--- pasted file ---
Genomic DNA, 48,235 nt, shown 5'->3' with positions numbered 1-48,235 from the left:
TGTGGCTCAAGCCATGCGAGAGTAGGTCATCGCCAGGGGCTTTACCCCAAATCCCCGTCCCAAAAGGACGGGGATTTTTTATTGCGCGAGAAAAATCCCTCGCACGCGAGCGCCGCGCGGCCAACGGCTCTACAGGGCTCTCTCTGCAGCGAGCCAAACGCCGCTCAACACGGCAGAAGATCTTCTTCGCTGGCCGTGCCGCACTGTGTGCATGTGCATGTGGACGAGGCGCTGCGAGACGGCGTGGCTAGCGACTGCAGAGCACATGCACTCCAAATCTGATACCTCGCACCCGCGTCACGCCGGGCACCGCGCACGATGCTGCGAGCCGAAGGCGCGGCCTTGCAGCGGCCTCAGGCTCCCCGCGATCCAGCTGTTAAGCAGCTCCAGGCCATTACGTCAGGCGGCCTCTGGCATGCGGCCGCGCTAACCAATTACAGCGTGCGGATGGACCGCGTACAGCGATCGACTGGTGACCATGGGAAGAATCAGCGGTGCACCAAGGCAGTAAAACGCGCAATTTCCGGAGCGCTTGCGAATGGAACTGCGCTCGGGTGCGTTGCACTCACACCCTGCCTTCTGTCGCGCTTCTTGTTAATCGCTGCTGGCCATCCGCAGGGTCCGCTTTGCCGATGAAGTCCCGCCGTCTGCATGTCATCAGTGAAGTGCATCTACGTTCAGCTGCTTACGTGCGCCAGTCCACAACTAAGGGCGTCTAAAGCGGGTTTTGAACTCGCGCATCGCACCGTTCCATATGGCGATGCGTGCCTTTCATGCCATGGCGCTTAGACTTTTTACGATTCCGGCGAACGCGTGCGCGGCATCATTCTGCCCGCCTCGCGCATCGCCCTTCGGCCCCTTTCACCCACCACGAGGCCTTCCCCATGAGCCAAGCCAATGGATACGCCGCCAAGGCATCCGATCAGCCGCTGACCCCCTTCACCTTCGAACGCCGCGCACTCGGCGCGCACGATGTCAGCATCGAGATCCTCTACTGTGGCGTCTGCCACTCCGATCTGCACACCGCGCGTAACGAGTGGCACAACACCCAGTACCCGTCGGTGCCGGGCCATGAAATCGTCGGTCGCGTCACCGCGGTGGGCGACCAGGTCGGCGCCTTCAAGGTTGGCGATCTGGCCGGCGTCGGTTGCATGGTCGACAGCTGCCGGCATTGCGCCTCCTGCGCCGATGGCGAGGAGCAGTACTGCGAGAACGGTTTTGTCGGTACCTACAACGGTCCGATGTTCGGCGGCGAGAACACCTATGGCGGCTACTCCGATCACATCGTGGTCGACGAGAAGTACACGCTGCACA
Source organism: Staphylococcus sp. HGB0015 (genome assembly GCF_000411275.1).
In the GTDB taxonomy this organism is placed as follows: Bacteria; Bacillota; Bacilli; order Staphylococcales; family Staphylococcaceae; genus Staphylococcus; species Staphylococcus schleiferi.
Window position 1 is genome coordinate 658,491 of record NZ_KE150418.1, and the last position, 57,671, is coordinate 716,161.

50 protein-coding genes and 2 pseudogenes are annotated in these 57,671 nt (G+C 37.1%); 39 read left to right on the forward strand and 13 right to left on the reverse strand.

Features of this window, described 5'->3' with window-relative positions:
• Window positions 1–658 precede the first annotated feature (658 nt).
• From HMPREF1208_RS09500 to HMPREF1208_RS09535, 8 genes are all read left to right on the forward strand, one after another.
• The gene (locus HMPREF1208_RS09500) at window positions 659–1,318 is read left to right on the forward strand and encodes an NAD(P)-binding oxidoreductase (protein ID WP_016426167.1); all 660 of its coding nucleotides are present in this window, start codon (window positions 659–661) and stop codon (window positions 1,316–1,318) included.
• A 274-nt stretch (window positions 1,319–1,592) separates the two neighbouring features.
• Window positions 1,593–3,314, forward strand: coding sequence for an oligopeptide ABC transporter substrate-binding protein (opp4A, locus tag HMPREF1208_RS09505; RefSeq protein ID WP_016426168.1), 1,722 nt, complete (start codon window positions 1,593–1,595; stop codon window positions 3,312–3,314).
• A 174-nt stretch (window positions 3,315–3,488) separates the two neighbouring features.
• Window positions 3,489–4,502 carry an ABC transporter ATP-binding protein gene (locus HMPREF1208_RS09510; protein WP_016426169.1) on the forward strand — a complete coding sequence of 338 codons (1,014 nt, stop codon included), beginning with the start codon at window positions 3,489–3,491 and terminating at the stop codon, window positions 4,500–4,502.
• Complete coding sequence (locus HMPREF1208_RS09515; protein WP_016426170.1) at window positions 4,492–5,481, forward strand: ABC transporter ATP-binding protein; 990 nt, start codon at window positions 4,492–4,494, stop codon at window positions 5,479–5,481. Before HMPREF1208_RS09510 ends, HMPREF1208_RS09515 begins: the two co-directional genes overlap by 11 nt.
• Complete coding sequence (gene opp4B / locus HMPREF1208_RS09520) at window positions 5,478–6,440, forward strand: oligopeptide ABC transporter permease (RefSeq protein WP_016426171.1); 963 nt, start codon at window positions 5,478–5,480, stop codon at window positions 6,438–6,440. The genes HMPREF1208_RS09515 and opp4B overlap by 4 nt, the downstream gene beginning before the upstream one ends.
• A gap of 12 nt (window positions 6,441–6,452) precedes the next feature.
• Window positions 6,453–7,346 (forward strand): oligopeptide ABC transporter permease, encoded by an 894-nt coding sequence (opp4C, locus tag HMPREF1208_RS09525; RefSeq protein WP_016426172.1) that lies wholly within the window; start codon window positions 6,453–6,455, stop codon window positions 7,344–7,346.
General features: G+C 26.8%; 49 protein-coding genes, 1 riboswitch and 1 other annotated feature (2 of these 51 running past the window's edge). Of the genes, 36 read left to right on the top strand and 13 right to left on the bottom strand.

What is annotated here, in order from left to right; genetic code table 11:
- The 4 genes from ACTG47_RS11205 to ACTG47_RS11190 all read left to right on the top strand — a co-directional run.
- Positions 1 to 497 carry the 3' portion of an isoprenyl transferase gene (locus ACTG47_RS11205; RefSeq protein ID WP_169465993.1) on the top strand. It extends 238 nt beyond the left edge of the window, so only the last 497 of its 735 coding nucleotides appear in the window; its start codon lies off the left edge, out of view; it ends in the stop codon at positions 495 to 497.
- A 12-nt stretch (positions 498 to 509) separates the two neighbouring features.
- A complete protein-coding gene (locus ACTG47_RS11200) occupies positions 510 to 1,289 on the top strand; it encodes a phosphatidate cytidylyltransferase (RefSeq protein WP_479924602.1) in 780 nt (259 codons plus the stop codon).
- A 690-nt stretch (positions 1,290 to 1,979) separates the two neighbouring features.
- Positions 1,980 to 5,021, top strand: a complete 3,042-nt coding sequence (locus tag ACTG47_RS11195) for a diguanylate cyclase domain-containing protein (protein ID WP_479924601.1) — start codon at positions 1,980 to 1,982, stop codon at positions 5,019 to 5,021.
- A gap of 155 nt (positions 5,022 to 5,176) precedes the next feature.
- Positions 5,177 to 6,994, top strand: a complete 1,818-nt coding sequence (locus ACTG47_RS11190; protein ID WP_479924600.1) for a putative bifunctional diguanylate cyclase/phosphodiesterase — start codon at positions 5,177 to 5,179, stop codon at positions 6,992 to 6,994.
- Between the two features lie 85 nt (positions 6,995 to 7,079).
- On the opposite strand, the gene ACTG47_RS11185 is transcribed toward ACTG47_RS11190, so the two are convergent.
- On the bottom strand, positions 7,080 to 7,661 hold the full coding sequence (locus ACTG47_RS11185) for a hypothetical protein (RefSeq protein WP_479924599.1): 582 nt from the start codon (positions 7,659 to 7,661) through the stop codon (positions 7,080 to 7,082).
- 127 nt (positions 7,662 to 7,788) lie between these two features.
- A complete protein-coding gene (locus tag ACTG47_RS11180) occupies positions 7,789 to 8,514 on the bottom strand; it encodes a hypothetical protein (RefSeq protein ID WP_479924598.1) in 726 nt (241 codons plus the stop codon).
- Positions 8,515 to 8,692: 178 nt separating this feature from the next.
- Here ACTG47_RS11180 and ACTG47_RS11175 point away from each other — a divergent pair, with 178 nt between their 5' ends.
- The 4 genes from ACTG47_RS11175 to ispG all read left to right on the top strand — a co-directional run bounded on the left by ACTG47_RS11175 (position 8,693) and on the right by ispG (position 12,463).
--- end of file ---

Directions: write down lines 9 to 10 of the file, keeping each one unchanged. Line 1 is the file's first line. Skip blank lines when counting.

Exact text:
• From HMPREF1208_RS09500 to HMPREF1208_RS09535, 8 genes are all read left to right on the forward strand, one after another.
• The gene (locus HMPREF1208_RS09500) at window positions 659–1,318 is read left to right on the forward strand and encodes an NAD(P)-binding oxidoreductase (protein ID WP_016426167.1); all 660 of its coding nucleotides are present in this window, start codon (window positions 659–661) and stop codon (window positions 1,316–1,318) included.